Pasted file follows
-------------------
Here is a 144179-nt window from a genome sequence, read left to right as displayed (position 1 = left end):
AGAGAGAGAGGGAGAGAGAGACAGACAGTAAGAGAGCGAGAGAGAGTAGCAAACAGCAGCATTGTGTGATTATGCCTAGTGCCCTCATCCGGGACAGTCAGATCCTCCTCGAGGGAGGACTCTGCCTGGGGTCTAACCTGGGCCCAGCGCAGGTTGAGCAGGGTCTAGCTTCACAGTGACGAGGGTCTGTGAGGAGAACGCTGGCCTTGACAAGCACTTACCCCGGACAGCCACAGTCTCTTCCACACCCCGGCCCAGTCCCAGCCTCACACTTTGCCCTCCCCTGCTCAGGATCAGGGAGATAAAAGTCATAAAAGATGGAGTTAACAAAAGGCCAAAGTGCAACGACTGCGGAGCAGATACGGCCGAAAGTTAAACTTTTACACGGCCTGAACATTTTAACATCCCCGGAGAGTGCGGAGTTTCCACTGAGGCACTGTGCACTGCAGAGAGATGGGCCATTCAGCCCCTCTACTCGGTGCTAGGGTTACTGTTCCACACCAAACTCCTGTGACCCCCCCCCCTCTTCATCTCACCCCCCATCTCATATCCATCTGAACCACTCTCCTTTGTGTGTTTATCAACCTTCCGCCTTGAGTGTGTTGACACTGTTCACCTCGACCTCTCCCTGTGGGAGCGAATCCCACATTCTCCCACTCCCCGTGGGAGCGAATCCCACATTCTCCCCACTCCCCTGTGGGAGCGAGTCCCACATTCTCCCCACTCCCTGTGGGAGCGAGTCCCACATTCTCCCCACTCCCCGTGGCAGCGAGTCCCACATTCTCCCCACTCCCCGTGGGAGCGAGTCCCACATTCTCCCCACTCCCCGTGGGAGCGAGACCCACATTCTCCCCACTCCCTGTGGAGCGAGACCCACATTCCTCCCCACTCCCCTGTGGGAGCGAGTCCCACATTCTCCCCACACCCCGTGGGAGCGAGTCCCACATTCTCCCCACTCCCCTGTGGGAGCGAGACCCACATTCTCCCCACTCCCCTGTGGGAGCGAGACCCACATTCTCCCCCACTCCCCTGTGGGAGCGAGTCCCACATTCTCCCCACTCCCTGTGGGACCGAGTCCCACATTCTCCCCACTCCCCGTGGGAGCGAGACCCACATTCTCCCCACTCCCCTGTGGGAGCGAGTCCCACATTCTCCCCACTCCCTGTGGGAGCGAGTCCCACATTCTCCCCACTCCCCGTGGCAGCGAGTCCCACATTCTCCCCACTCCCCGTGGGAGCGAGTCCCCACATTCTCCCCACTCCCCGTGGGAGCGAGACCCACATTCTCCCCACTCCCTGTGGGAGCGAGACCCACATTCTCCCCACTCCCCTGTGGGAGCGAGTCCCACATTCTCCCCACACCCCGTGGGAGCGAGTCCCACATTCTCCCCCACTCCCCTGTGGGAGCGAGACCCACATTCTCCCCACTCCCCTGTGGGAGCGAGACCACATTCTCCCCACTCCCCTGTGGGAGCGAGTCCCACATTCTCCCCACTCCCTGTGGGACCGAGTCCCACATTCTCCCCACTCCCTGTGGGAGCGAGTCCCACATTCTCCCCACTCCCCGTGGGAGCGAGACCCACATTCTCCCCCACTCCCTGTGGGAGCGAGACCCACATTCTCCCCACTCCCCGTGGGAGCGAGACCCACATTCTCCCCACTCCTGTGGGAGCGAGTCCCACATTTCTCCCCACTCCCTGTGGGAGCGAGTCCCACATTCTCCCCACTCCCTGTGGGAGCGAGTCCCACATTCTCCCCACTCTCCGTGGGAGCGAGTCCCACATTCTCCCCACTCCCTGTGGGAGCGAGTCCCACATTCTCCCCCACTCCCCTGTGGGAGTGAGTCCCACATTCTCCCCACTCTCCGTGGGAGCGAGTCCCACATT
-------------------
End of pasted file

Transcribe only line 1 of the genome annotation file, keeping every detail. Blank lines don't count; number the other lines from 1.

Here is a 144179-nt window from a genome sequence, read left to right as displayed (position 1 = left end):